Without Fear or Favor

I just spent ten days marveling at Asia. But, despite the magic of travel, no trip I’ve taken has ever been tinged with such sorrow.

Every morning for the past ten days, I read an entire physical, newspaper. Could the news be sadder than it is now? Gay men shocked to death in Chechnya, one hundred thousand people detained in Turkey, another blasphemy killing in Pakistan, another Russian journalist beaten dead, millions of refugees swallowed by the muds and sands of Bangladesh, Lebanon, Jordan, Sudan, a river disappears in Canada, one hundred young recruits blown up in Afghanistan, the total collapse of Venezuela, the sixth year of holocaust in Syria.

Putin, Assad and his pretty-faced wife, Maduro, Kony. The extermination wrought by this short list of names is too much to bear.When asked by a television reporter about the reports of gay men disappearing, dying, Chechen leader Kadyrov responded that the reports were false because there were no gay men in Chechnya, no people “oriented in the wrong way.”

And then there’s Trump, whose full frontal attack on Planned Parenthood and climate change may be the greatest crime against humanity in the news today. No lush diplomatic cake with China can sweeten the smog away.

When you do the math, there is no addition, only subtraction, division. Poverty and violence swallow entire countries whole. To write, and read, “Without Fear or Favor,” as The Japan Times proudly claims to do, is a privilege of the insufficient few.

Apart from donating, voting and speaking out, staying informed is its own form of protest, of empathy. But serious newspapers are suffering as free (often fake) news gains traction. So, today, I decided to subscribe to a few major national newspapers. The New York Times, for example, is on sale. For $1.50 a week you can read every article on their site. The Washington Post gives you unlimited access for $99 a year. A small price to pay to make sure someone is watching.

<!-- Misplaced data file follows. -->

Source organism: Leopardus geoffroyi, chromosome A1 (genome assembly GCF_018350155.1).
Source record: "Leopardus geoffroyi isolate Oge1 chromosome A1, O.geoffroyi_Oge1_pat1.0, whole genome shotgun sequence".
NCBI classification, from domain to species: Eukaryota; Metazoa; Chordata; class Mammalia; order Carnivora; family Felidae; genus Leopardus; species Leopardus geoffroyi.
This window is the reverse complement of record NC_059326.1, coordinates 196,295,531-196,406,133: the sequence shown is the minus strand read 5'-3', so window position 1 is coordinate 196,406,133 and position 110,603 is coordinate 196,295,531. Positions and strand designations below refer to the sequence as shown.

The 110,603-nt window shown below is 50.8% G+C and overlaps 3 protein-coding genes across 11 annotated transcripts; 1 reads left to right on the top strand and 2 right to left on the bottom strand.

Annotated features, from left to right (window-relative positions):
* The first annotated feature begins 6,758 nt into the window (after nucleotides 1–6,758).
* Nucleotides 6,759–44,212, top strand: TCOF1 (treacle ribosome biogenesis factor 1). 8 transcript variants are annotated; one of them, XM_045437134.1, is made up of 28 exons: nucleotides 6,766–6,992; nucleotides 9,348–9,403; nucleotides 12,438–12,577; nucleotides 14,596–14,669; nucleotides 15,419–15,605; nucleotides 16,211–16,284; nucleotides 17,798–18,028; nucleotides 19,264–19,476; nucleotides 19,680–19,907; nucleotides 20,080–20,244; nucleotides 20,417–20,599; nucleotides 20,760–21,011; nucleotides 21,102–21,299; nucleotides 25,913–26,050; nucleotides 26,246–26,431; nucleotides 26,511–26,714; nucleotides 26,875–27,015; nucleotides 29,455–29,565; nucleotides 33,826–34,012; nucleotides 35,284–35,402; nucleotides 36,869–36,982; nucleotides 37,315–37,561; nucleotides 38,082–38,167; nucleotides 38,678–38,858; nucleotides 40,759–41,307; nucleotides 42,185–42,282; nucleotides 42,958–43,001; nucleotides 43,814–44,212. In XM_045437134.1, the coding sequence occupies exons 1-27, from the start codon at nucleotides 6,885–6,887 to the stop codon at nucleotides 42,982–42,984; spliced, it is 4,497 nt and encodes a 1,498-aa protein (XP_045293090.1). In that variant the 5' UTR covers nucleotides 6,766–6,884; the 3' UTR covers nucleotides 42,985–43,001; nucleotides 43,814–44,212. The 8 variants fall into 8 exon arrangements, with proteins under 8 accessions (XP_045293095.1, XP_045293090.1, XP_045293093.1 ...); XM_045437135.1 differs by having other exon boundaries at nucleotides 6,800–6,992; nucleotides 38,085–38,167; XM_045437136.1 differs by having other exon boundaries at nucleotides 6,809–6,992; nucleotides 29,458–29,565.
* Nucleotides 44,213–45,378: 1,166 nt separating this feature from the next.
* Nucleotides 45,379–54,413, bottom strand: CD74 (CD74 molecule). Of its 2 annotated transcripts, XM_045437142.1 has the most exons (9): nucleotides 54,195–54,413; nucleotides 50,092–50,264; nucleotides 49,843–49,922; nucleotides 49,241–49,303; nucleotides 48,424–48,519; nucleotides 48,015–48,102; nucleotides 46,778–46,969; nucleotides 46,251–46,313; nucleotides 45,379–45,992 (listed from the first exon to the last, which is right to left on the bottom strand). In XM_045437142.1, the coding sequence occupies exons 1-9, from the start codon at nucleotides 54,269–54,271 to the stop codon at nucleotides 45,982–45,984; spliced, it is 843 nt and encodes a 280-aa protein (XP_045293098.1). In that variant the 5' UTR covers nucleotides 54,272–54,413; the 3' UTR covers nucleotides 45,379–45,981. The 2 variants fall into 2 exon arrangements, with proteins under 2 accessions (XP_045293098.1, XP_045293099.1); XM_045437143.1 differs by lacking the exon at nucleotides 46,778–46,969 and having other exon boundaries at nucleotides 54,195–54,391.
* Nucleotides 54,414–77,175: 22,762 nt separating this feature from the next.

Difficult by Design

Geoffrey Hill, renowned British poet, died last week and was memorialized by today’s “New York Times.”

Although I’ve never read a single poem written by Hill and do not support intentionally obscure verse, I do think Mr. Hill makes a very good point above. Difficult is as difficult does. 

Off the Cliff

From Susan Pinker’s article “Slower and Wiser: How Intelligence Shifts with Age” in today’s WSJ. 

The verdict: our mental hard drive peaks early but our emotional intelligence begins to soar from age 40 on. We might start forgetting just about everything we read, but we can read a person’s emotional state by looking at their eyes. 

Good news, right?

A Happy, and Clean, Home


According to this week’s Economist, men who help out around the house have a higher chance of not being dumped by increasingly picky and independent  women.  Also according to the magazine, a home where a close connection with one’s children and spouse can be nurtured can help keep a man happy, and out of trouble. 

The Economist said it, not me.